"Many an editor prints what he
knows to be false because he feels
that the people desire colored news
'matter. The influences which lead ed-
tors to publish such articles are hard
4o combat, and. it is the coming news-
paper men who must establish and
vindcate the honor of journalism as a
profession."
Mr. More will lecture on "The Par-
%dox of Oxford" in Sarah Caswell An-
;ell hall at 8:00 o'clock this evening.
Fhe address will be given before mem-
)ers of the Schoolmasters' club.

T,
' E,

or
D.

n Oratorical contest at Chicago. L.
David, '14L, who won the univer-

AINS ELIGIBILITY RULES.

11

Hall Corrects Misunderstanding
s to Meaning of Conditions.
ere seems to be considerable mis-
standing in regard to the eligi-

R

ty contest, is the Michigan represen-
tative.
The contest will be held at the Ham-
ilton club, a political and social or-
;anization. It is a re-establishment
of a series of similar contests aban-
doned six years ago owing to the ex-
cessive expense connected with their
aiaintenance.
Testimonials of $100.00 and $50.00
will be awarded the winners of first
and second honors, and the competi-
;ors will be entertained at the club.
David has drawn the last place, which
:s the most favorable one, and accord-
ng to his coaches should make an ex-
,ellent showing. His oration is enti-
;ied "The *ocial Reformer."
The order of speakers, the univer-
sities which they represent, and the
subjects of the other competitors, are
as follows: Howard W. Jones, of Wis-
consin, "Insurgency;" S. Eugene
Whiteside, of Northwestern, "The
Changing Order;" Leonard H. Recker,
State University of Iowa, "America
and the Immigrant;" and Indiana's{
representative, whose name is not
known here, "The University and the
State."
Prof. R. D. T. Hollister, of the ora-
tory department, accompanied David
to Chicago. A number of students liv-
ing in Chicago, have also arranged for
admission to the contest, and will be
present tonight.

COMMUNICATION.

rules a
nate cor
b to con
that a
andingc
bited frc
tivities
epartme
ent will
a condi
is rule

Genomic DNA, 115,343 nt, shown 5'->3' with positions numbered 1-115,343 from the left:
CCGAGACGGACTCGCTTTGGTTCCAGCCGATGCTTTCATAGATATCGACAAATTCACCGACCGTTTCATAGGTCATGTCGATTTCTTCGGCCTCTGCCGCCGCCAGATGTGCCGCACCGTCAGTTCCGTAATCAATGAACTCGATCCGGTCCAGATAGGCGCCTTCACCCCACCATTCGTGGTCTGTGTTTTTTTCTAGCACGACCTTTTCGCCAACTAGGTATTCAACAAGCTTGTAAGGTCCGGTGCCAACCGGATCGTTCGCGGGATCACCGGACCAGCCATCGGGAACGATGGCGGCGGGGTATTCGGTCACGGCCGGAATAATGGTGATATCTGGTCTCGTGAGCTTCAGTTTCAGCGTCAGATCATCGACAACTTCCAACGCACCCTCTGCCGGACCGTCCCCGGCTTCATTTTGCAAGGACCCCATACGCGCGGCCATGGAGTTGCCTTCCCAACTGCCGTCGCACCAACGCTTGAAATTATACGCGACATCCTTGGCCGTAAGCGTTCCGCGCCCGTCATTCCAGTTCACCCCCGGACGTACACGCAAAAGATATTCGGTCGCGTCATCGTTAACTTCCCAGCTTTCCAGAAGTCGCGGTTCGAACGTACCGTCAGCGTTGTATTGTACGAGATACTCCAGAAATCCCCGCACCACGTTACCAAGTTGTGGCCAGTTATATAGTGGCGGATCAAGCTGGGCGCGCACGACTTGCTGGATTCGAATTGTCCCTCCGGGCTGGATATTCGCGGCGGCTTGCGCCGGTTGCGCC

)nditions
said Reg

s passed by the universi- (Special to The Michigan Daily.)
ncerning the section ap- BISMARCK, SOUTH DAKOTA,April
editions and failures. It 3.--The university glee and mandolin
ny student having any clubs are meeting with rousing wel-
conditions or failures is comes at every concert, and the trip
om participating in pub- has so far been an unqualified success.'
and that a D in the liter- Yesterday the clubs sang before the
nt or a C in the law de- chapel of the University of Minnes-
, in general, be consider- ota, and a joint concert with the Go-
tion. pher clubs has been arranged for the
only applies to outstand- return trip on April 15.
of the preceding semes- Prof. Evans Holbrook, the faculty
gistrar A. G. Hall yester- man accompanying the combined mu-
not meant that all D's !sical clubs, and a member of the board
a student's collegiate in control of athletics, spoke on Mich-
I count against him but igan's return to the conference at the

rO ELECT ON APRIL 29TH,
Nominations for officers of the en-
;ineering society for the year 1913-14
lave been announced by the board of
lirectors of that organization. The
election will be held on April 29.
Robert H. Braun, '14E, C. A. Crowe,
14E, and C. B. Pfeifer, '14E, were
iominated for the presidency of the
:ociety.
In accordance with the new ruling
>f the organization four men were
iominated for the two senior mem-
>erships on the Technic board, and
;wo men were nominated to run for
,unior membership on the Technic.
The following were nominated for
ffice:
President-R. H. Braun, '14E; C. A.
irowe, '14E; C. B. Pfeifer, '14E.
Vice-president-L. E. Delf, '15E; A.
2. Ricketts, '15E.
Corresponding Secretary-W. M.
kchombu'rg, '14E; H. C. Wickes, '14E.
Recording Secretary-S. B. Douglas;
14E; F. Vande Laare, '14E.
Librarian-A. B. Frederick, '14E;
J. J. Taylor, '14E.
Treasurer-B. C. Budd, '15E; D. W.
r'aylor, '15E,..
Registrr--W. G. Case, '15E; H. F.
-_utzel, '15E; C. R. Reynolds, '15E.
Senior members Technic Executive
Committee (2)-T. G. Abrams, '14E;